Perhaps as soon as October, a Long March rocket will thrust a spaceship into Earth orbit carrying two Chinese astronauts for a five-day mission.

The launch will mark the latest feat for China’s space program, which first shot a man into brief orbit in 2003, and will highlight the country’s newfound technological prowess.

It is a far cry from the common global image of China as low-cost factory to the world. Others invent technologies, such as the DVD player. China churns them out for as low as $29 each. Yet that image is a little stale.

A look around China shows a handful of surprising advances in scientific niches, such as gene research, biomedicine and certain aspects of electronics. China’s technological capacity is beginning to climb.

Whether, and how quickly, China scales the technological ladder is no small matter for the United States, which holds a quantum lead in matters of science and engineering. If China were to gain ground, that would have a major impact on consumer products it can make as well as the ways in which its huge military could conduct modern warfare.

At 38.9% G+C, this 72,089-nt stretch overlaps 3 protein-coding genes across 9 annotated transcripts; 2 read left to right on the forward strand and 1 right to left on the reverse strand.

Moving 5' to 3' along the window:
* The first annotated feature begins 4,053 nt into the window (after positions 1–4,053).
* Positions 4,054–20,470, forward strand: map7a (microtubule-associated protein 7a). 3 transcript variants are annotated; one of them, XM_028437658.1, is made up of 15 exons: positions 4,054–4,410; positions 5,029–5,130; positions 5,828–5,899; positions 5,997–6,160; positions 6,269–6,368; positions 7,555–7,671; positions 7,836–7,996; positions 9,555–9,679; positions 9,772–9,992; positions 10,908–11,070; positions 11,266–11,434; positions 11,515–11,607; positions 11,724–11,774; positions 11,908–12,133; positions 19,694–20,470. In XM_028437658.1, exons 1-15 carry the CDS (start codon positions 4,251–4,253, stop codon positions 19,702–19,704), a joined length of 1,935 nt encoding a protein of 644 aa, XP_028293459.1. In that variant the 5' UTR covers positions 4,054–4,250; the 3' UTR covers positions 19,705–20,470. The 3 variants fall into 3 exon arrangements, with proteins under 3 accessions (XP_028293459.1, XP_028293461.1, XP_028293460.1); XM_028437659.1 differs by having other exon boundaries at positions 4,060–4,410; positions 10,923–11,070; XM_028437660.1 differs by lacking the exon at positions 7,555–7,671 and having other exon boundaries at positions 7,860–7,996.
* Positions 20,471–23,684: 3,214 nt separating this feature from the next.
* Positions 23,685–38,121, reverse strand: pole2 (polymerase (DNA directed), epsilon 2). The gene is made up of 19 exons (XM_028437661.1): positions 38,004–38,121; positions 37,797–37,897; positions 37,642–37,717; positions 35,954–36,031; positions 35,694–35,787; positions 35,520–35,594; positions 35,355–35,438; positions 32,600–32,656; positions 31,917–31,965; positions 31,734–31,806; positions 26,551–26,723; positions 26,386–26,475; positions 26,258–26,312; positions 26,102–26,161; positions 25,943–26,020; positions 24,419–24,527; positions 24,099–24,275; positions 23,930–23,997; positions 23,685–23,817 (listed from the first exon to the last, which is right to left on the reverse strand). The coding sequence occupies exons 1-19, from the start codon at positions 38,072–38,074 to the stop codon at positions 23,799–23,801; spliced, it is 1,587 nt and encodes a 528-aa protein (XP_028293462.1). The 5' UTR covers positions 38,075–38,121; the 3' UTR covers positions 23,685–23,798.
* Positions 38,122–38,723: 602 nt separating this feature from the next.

China has almost no companies with global name recognition, but observers say some Chinese firms are moving significantly faster than neighboring Japan and South Korea did.

“The speed at which this is happening is catching other companies off-guard,” said Joe Abelson, the vice president of emerging markets at iSuppli, a global market-research firm in El Segundo. He noted rapid advances in mobile-telephone, network and appliance engineering as well as semiconductor design.

At a showroom in its landscaped headquarters in the southern coastal city of Shenzhen, a representative for Huawei Technologies shows off streaming video on a tiny cellular handset. The networking company, which makes routers and telecom gear, is taking on global giants, competing with Cisco, Alcatel and Lucent.

“We have recruited a lot of young talent,” said Edward Deng, the vice president for global marketing. “We’ve applied for over 6,500 patents worldwide.”

Much hampers China’s technological development, though. The government meddles incessantly in private business. Research links between universities and private companies, such as those that gave birth to Silicon Valley, are feeble. Many companies rely on low-cost labor and razor-thin margins to survive. They have few incentives to spend on research when they can pirate technology and operate sweatshops.

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